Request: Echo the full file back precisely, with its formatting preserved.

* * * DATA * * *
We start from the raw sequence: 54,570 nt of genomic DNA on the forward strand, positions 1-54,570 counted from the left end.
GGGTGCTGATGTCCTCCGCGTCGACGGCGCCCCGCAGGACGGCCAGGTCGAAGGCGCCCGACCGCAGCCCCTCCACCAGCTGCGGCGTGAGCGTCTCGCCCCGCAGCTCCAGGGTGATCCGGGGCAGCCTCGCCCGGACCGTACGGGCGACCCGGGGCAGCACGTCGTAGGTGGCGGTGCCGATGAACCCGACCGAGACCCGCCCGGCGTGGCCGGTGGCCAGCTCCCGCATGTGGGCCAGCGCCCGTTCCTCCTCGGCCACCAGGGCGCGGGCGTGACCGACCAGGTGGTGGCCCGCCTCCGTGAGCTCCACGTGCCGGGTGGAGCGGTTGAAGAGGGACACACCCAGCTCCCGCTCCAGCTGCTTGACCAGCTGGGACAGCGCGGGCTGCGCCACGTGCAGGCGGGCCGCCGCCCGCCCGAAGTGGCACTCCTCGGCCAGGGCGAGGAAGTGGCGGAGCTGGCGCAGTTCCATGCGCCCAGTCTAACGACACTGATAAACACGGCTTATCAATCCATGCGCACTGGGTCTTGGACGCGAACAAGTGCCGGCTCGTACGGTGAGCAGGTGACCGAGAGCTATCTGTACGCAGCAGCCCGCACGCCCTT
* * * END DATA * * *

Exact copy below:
We start from the raw sequence: 54,570 nt of genomic DNA on the forward strand, positions 1-54,570 counted from the left end.
GGGTGCTGATGTCCTCCGCGTCGACGGCGCCCCGCAGGACGGCCAGGTCGAAGGCGCCCGACCGCAGCCCCTCCACCAGCTGCGGCGTGAGCGTCTCGCCCCGCAGCTCCAGGGTGATCCGGGGCAGCCTCGCCCGGACCGTACGGGCGACCCGGGGCAGCACGTCGTAGGTGGCGGTGCCGATGAACCCGACCGAGACCCGCCCGGCGTGGCCGGTGGCCAGCTCCCGCATGTGGGCCAGCGCCCGTTCCTCCTCGGCCACCAGGGCGCGGGCGTGACCGACCAGGTGGTGGCCCGCCTCCGTGAGCTCCACGTGCCGGGTGGAGCGGTTGAAGAGGGACACACCCAGCTCCCGCTCCAGCTGCTTGACCAGCTGGGACAGCGCGGGCTGCGCCACGTGCAGGCGGGCCGCCGCCCGCCCGAAGTGGCACTCCTCGGCCAGGGCGAGGAAGTGGCGGAGCTGGCGCAGTTCCATGCGCCCAGTCTAACGACACTGATAAACACGGCTTATCAATCCATGCGCACTGGGTCTTGGACGCGAACAAGTGCCGGCTCGTACGGTGAGCAGGTGACCGAGAGCTATCTGTACGCAGCAGCCCGCACGCCCTT